Mauritania’s President Wins ElectionsJune 23, 2014 in Mauritania
Despite his main rivals boycotting the elections, which they called a sham, preliminary results indicated late Sunday that Mauritania’s President Mohamed Ould Abdel Aziz has been re-elected after gaining an overwhelming 81.89 per cent of the vote.
The results, which were released by Mauritania’s Independent National Electoral Commission (INEC) on Sunday, indicated that Abdel Aziz was firmly ahead of anti-slavery candidate Biram Ould Dah Ould Abeid, who obtained 8.67 per cent. Taking third place was Ibrahima Moctar Sarr, with 4.44 per cent of the vote, while the only female candidate, Lalla Mariem Mint Moulaye Idriss, took only 0.49 per cent.
In the weeks leading up to the elections, which were held Saturday, the former general, who seized power in an August 2008 coup, campaigned strongly, highlighting his successes in fighting armed groups linked to al-Qaeda militants both at home and in neighbouring countries in the Sahel region.
When Abdel Aziz came to power in 2008, kidnappings and attacks carried out by al-Qaeda in the Islamic Maghreb (AQIM) occurred frequently. In 2010 and 2011, Mauritanian troops carried out a number of successful “preventative” raids on AQIM basis in neighbouring Mali. However since then, the President has boasted that he has transformed the nation into a regional haven of peace, mainly thanks to his reorganization of the military and security forces.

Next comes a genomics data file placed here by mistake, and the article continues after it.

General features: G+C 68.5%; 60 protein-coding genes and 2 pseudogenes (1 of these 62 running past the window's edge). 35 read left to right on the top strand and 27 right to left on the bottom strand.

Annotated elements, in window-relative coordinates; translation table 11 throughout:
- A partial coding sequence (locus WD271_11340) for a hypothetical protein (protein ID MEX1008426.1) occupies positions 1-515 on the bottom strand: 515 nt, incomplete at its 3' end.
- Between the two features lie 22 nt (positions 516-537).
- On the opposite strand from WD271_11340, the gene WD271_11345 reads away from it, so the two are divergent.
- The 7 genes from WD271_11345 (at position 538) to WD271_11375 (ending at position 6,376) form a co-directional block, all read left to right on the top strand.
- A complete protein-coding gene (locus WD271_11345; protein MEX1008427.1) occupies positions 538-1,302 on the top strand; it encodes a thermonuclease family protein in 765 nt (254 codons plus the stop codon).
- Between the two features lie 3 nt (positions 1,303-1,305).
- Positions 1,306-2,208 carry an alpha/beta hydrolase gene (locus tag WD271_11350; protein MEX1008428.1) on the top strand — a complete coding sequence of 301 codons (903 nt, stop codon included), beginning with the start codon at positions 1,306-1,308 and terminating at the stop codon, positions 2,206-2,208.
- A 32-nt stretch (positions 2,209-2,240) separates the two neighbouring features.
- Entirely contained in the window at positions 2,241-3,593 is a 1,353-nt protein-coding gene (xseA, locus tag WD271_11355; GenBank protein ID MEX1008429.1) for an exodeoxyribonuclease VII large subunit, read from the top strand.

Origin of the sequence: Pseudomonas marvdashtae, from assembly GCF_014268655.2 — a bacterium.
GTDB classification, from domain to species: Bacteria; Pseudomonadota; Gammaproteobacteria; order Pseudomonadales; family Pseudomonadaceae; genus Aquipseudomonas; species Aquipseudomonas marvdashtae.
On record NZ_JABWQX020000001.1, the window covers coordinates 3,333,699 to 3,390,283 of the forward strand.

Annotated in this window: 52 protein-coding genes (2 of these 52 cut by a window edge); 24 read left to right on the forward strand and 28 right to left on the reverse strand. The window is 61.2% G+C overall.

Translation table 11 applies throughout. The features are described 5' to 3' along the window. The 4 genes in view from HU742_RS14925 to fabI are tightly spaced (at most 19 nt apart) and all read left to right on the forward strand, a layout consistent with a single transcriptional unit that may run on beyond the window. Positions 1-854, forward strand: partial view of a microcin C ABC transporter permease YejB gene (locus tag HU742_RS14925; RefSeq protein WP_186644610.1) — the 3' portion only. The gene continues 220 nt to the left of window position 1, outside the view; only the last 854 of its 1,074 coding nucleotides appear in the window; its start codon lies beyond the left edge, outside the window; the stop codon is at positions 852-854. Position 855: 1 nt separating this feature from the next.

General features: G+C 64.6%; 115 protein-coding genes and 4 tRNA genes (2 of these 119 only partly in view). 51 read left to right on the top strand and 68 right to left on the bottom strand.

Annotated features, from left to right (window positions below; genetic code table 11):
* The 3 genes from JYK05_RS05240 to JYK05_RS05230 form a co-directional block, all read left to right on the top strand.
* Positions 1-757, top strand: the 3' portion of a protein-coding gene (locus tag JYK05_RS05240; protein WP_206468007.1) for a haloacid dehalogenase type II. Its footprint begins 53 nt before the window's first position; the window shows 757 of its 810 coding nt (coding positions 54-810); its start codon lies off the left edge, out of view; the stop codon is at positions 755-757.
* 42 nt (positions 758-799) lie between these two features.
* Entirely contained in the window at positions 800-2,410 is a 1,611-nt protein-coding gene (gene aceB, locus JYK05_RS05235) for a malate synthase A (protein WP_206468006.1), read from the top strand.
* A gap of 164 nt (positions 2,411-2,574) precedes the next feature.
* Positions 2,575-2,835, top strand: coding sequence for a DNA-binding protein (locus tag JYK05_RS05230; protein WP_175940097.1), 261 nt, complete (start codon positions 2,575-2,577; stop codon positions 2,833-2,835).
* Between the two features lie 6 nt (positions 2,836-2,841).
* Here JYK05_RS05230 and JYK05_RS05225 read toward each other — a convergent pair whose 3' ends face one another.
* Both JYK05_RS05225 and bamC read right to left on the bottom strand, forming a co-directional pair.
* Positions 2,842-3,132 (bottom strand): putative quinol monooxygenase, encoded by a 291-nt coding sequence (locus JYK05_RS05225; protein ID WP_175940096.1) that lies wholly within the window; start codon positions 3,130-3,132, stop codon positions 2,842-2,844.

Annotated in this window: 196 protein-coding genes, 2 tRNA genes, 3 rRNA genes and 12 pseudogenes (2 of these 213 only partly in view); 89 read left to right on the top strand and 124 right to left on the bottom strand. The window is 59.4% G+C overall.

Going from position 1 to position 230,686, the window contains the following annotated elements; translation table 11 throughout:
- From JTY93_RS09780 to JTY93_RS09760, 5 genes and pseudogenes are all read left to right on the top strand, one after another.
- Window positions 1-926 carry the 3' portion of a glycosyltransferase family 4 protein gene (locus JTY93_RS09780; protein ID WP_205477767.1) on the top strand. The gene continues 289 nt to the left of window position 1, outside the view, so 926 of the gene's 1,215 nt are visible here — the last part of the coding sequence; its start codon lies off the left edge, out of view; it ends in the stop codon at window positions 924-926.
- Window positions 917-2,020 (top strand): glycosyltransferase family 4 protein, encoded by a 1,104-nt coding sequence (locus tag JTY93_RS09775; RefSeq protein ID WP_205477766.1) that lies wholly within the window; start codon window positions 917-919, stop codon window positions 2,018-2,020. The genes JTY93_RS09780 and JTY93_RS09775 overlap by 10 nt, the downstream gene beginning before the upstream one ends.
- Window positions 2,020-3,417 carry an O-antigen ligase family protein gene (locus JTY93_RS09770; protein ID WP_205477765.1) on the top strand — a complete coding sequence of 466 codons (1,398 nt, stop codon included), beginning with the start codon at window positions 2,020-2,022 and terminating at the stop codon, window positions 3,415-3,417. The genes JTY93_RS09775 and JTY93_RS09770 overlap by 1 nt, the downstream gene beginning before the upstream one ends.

While many Western leaders see Mauritania, which is located between the west coast of Africa and the Sahara desert, as a strong fighter against al-Qaeda-linked groups that operate in the region, the country’s opposition has long criticized the president, and has argued that this price of peace has been the result of authoritarian rule. In the weeks leading up to the elections, the opposition called on the country to boycott the vote. However tensions between the president and the opposition are not new as the main opposition parties have never accepted Abdel Aziz’s 2009 presidential victory, with many stating that that election was marred by massive fraud.
The National Forum for Democracy and Unity, an opposition coalition formed of eleven parties, including a moderate Islamist movement, called out to voters ahead of Saturday’s elections to denounce what they call Abdel Aziz’s “dictatorial power.” While the opposition’s hopes of attaining a high abstention rate were not achieved, the boycott did have some affect on the overall turnout. On Sunday, officials from the electoral commission indicated that voter turnout reached 56.46 per cent, below that of the 2009 elections, when participation stood at 64 per cent.
Despite a decrease in voter turnout, African Union (AU) observers indicated Monday that they were satisfied with the vote. The head of the AU mission, Beji Caid Essebsi, who is also Tunisia’s former prime minister, indicated “overall, this election took place peacefully and in a spirit of political tolerance…I welcome the civic sense among the Mauritanians.” He however also noted the boycott and urged that both political sides to seek dialogue in a bid to prevent any post-election violence.